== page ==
Three men we met with in Jordan claim to have been tortured by U.S. forces while in detention for various periods. Obviously, I have no way to verify their particular stories, but I will affirm that I believe that they speak truth in the sense that the outrages described have all happened somewhere in Iraq at the hands of U.S. forces, even if not to these particular individuals. I report what they told us below. At the end of the article I'll add some of my own comments.
Muhamad al-Daraji of the organization Monitoring of Human Rights in Iraq introduced us to the three former prisoners at a meeting at the Amman Center for Human Rights. He reports that his organization assists the work of 28 Non-Governmental Organizations (NGOs) in Iraq, focusing on brutality in prisons, including those run by the U.S. occupation forces, by the Iraqi government, and, worst of all, by various militias. From what I could tell, his organization came largely from a Sunni base.
Sheik Abdul-Kareem Habdaraza, the leader of a Sunni mosque in Fallujah, runs an association that cares for women and orphans. He knows of 500 widows, many with seven or more children, all without a source of income and many without even housing. Now drugs are turning up in his community and the children are psychologically injured.
He thinks the U.S. troops are sex obsessed. They take the clothes off prisoners including women and children. When he was detained, women soldiers showed him their naked bodies. He also heard a woman screaming: "Don't take my clothes off." The Americans hang prisoners upside down, use electric shocks on their genitals. Because they do these things, now Iraqi militias do the same and worse. He thinks the militias were set up by Iran.
Haj Ali says he was the person in the iconic photo from Abu Ghraib showing the hooded figure with arms outspread hooked to electrodes and balanced on a box. He displays a hand that is missing one and half fingers; he claims this deformity matches the hand of the man in the photo. Some U.S. journalists have interviewed him and disputed this claim. He does look to be a much larger man than that photo seems to portray.
He didn't want to talk about his torture. He was arrested in 2003 and released six months later with no charges. He wanted to talk about the Association of Victims of American Occupation Prisons that he organized. There are now 76 U.S. bases in Iraq that have prison facilities. Militias that he claims have been instigated by Iran probably run another 150.
According to Haj Ali, the U.S. arrests people based on denunciations by people who have grudges against people they know; 99 percent of those arrested did nothing against the occupation, though many are individuals opposed to religious or ethnic sectarianism. He hears terrible stories every day at his headquarters in Amman. Recently he heard from a man released by occupation forces that they had arrested his wife, put her in another room and made him listen to them abusing her.
Basam al Akram was also held prisoner by U.S. forces. He is a Christian and Kurdish. When first arrested in 2003 he was kept handcuffed in a small room for 15 days. He asked for a Bible; guards gave him pornographic images instead. He believes that because he said he was a Christian, they asked him if he liked Jews, then hung him up on a cross. They also put a cat under his clothes to torment him.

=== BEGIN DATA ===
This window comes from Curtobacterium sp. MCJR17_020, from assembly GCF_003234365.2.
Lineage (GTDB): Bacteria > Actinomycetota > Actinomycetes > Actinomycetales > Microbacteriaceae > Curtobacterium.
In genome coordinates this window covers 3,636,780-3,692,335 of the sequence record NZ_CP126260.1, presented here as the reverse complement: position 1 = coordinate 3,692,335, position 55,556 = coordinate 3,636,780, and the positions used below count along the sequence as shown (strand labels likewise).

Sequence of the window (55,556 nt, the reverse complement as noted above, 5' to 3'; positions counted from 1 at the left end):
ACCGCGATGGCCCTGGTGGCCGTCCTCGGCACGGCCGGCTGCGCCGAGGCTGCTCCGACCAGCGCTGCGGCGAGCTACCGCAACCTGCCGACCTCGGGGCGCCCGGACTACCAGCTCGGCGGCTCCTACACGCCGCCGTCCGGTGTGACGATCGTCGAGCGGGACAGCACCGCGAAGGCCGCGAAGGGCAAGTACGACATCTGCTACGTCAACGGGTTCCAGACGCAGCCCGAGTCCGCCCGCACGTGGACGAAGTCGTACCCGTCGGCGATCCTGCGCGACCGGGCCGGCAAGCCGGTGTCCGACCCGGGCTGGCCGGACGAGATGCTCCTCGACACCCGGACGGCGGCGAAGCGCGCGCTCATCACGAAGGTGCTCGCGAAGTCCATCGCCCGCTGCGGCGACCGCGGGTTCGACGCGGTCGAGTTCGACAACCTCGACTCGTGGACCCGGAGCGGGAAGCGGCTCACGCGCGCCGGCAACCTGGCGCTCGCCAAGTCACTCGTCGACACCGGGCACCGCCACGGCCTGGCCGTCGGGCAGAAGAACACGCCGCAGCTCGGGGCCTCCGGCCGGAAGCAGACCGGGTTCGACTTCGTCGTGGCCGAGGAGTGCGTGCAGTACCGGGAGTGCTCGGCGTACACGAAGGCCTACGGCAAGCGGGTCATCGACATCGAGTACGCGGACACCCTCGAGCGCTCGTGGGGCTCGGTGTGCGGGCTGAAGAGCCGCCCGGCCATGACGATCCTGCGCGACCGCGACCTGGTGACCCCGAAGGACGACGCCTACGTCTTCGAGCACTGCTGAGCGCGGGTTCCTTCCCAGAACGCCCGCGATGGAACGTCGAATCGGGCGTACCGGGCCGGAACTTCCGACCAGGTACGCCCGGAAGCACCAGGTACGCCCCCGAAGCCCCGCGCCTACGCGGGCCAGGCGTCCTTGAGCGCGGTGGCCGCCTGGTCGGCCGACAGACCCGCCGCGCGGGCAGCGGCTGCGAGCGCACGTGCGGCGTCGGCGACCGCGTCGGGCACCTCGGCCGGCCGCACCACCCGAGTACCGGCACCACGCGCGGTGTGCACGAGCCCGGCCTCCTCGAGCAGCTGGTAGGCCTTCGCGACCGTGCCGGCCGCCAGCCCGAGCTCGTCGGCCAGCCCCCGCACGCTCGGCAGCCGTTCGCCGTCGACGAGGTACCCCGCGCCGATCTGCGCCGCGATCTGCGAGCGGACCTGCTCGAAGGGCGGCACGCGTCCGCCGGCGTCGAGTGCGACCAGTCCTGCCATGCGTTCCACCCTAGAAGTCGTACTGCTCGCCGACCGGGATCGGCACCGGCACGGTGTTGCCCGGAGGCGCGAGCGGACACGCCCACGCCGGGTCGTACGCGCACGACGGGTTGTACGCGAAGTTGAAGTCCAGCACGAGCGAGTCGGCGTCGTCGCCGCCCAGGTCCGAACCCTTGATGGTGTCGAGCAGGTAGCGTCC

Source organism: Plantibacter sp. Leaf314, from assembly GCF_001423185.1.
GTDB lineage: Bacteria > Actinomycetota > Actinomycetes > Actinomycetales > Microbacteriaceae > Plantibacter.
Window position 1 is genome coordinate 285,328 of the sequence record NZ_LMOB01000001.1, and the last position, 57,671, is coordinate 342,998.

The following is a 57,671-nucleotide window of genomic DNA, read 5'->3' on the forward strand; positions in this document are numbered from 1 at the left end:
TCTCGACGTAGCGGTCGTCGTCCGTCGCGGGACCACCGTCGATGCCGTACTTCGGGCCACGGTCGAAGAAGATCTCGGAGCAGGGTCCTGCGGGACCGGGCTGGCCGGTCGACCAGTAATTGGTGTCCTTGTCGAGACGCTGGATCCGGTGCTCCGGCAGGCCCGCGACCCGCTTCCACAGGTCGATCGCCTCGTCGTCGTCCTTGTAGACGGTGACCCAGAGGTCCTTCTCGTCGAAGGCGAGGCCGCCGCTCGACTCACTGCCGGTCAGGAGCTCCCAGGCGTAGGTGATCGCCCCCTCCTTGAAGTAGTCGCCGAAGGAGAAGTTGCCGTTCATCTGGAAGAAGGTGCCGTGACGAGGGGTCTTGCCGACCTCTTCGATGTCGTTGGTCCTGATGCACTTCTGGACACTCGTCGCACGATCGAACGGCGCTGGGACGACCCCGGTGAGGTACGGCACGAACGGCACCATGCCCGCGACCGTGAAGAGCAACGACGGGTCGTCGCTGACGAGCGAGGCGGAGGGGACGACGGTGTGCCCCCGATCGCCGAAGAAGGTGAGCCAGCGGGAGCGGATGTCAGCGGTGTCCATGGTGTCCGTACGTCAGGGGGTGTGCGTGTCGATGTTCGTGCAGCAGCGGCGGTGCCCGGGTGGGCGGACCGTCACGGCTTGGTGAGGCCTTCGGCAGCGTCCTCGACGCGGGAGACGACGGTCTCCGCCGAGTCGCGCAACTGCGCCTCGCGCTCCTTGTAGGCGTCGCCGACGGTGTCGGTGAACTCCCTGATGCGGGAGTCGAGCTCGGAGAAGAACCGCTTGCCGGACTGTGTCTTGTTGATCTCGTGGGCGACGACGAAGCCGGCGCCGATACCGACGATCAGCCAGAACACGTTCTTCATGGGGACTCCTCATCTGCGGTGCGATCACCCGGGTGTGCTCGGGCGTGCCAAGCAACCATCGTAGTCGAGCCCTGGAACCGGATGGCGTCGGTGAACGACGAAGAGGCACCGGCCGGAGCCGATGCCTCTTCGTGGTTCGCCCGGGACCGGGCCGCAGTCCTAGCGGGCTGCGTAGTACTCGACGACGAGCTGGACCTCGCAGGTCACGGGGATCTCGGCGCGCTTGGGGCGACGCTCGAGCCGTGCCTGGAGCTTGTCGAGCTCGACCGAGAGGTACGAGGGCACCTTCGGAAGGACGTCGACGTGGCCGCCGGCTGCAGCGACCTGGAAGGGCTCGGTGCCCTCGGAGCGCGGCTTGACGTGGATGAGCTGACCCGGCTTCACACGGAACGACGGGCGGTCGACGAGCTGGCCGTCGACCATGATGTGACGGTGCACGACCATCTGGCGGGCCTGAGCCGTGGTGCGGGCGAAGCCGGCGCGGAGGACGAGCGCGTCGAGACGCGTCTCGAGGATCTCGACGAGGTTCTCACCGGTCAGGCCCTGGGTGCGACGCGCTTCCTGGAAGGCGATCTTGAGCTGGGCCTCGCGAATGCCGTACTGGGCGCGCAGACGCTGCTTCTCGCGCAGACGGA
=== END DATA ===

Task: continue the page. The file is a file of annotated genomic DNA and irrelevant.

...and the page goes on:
Most of his difficulties now are that he is a refugee in Jordan and unemployed. He is married, but after what they did to him, he has trouble being with his wife. When he came out of prison, he looked so different his little daughter did not recognize him. After he was released by U.S. forces, he was kidnapped for ransom. The kidnappers were criminals who just wanted money. His family and tribe paid, but then he fled the country.
He said he tried to make these U.S. soldiers understand that violence just bred more violence, but they wouldn't listen. Later in 2004, the U.S. used white phosphorous, an incendiary weapon, to subdue the resistance in the town. Much of the town was reduced to rubble and people made refugees in their own country. Now townspeople are seeing abnormal births. They have asked the United Nations and the World Health Organization to help them understand what is making people sick, but the U.S. won't allow an impartial investigation. In order to enter Fallujah, people must submit to fingerprinting and iris scans.
Al-Daraji is one of the many Iraqis who suspect that U.S. Special Forces along with the new Iraqi army did the bombing of the Shiite shrine in Samarra in February which touched off a terrible spate of killings of Sunnis by enraged Shiites -- and then a wave of revenge killings by Sunnis.
All these men believe the only hope for Iraq is for American forces to leave. They believe if the occupation ended, Iraqis, perhaps with help from international courts, could solve the problems between their communities.
Where U.S. troops are concentrated, they have overwhelmingly superior force. They can abuse prisoners if the command allows such conduct. And their command authorities do not seem to have stopped abuse. Perhaps some commanders even endorsed "tough measures." Too often, torture seems to have become U.S. policy in dealing with those deemed "enemies." As the occupying power, U.S. is responsible under international law for criminal acts by soldiers and by shadowy "interrogators."